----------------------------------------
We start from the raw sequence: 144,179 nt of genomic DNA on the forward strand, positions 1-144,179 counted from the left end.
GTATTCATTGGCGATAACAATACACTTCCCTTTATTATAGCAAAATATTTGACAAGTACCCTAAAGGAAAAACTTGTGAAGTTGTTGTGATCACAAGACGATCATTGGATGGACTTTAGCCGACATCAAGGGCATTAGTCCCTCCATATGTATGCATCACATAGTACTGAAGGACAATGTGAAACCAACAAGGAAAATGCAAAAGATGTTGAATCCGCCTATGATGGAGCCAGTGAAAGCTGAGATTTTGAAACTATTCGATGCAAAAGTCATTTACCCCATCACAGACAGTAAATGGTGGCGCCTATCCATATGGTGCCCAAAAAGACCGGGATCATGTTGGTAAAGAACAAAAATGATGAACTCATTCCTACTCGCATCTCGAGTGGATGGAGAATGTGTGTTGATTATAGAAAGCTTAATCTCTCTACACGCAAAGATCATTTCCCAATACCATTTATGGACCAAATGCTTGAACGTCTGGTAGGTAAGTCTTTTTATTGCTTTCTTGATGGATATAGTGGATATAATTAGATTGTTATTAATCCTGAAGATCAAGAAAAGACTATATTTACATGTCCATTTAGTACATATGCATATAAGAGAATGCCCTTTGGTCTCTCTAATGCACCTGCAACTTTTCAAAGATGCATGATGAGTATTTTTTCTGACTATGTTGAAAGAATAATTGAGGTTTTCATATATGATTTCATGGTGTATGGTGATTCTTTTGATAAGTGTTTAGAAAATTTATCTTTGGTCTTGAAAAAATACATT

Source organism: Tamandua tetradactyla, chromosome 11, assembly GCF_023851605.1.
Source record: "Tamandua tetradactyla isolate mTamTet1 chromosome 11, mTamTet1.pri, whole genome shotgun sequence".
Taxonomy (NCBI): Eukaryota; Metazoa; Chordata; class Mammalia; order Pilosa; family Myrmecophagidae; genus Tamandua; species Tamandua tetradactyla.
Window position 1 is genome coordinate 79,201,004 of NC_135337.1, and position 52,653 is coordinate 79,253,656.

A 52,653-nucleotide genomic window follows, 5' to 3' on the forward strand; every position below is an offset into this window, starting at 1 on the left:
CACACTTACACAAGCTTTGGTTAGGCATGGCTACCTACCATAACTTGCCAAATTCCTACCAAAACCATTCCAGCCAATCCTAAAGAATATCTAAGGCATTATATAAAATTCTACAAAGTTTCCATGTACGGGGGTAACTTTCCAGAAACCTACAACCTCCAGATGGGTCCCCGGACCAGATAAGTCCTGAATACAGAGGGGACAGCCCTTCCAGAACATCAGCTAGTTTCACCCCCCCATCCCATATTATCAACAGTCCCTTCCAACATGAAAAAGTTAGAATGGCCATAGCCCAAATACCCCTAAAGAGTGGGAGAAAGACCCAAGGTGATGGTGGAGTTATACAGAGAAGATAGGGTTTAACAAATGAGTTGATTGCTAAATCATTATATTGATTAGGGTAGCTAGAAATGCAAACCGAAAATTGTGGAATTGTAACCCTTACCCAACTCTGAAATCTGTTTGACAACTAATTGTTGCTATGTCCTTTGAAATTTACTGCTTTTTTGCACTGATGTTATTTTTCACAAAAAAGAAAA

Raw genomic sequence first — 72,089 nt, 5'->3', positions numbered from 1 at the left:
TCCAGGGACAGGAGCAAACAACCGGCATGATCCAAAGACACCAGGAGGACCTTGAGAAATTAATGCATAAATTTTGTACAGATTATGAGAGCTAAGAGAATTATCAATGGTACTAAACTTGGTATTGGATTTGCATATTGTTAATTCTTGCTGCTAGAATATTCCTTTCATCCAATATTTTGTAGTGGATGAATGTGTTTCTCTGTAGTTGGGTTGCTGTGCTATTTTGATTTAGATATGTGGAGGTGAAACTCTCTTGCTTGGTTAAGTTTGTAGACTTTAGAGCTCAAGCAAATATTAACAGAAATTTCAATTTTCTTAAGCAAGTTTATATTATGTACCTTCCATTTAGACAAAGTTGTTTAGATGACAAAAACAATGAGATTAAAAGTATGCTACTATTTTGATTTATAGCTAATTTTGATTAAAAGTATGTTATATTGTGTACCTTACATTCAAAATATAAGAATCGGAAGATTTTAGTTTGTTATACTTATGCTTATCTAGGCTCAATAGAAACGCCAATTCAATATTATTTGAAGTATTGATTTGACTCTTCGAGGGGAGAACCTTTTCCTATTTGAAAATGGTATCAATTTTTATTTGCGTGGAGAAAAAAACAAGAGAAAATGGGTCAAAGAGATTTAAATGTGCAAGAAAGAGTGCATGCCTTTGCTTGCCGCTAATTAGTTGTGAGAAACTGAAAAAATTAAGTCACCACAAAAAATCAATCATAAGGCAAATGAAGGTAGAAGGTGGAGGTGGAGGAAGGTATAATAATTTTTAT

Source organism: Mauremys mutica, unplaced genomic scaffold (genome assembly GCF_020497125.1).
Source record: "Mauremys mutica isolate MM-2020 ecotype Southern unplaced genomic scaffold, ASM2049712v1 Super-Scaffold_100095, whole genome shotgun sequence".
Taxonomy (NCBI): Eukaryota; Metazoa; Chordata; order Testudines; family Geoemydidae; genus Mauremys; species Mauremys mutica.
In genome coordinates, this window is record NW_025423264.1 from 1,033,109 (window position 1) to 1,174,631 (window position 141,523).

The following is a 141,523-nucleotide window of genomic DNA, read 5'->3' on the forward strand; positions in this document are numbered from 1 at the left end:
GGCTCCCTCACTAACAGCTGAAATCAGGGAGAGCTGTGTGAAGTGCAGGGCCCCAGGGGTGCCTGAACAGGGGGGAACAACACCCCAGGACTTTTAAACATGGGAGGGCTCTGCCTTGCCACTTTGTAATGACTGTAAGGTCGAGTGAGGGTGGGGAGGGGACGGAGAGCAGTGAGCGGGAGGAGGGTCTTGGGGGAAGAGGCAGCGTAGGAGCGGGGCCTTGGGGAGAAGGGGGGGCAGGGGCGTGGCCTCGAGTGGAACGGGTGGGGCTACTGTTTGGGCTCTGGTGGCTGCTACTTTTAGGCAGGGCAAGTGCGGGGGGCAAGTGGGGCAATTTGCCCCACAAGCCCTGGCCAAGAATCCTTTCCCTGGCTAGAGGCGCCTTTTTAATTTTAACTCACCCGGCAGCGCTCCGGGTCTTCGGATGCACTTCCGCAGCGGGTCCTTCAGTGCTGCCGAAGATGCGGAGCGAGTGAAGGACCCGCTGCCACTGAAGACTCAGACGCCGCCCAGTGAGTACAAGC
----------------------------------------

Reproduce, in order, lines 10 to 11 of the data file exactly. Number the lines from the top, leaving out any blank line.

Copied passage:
TCCAGGGACAGGAGCAAACAACCGGCATGATCCAAAGACACCAGGAGGACCTTGAGAAATTAATGCATAAATTTTGTACAGATTATGAGAGCTAAGAGAATTATCAATGGTACTAAACTTGGTATTGGATTTGCATATTGTTAATTCTTGCTGCTAGAATATTCCTTTCATCCAATATTTTGTAGTGGATGAATGTGTTTCTCTGTAGTTGGGTTGCTGTGCTATTTTGATTTAGATATGTGGAGGTGAAACTCTCTTGCTTGGTTAAGTTTGTAGACTTTAGAGCTCAAGCAAATATTAACAGAAATTTCAATTTTCTTAAGCAAGTTTATATTATGTACCTTCCATTTAGACAAAGTTGTTTAGATGACAAAAACAATGAGATTAAAAGTATGCTACTATTTTGATTTATAGCTAATTTTGATTAAAAGTATGTTATATTGTGTACCTTACATTCAAAATATAAGAATCGGAAGATTTTAGTTTGTTATACTTATGCTTATCTAGGCTCAATAGAAACGCCAATTCAATATTATTTGAAGTATTGATTTGACTCTTCGAGGGGAGAACCTTTTCCTATTTGAAAATGGTATCAATTTTTATTTGCGTGGAGAAAAAAACAAGAGAAAATGGGTCAAAGAGATTTAAATGTGCAAGAAAGAGTGCATGCCTTTGCTTGCCGCTAATTAGTTGTGAGAAACTGAAAAAATTAAGTCACCACAAAAAATCAATCATAAGGCAAATGAAGGTAGAAGGTGGAGGTGGAGGAAGGTATAATAATTTTTAT

Source organism: Mauremys mutica, unplaced genomic scaffold (genome assembly GCF_020497125.1).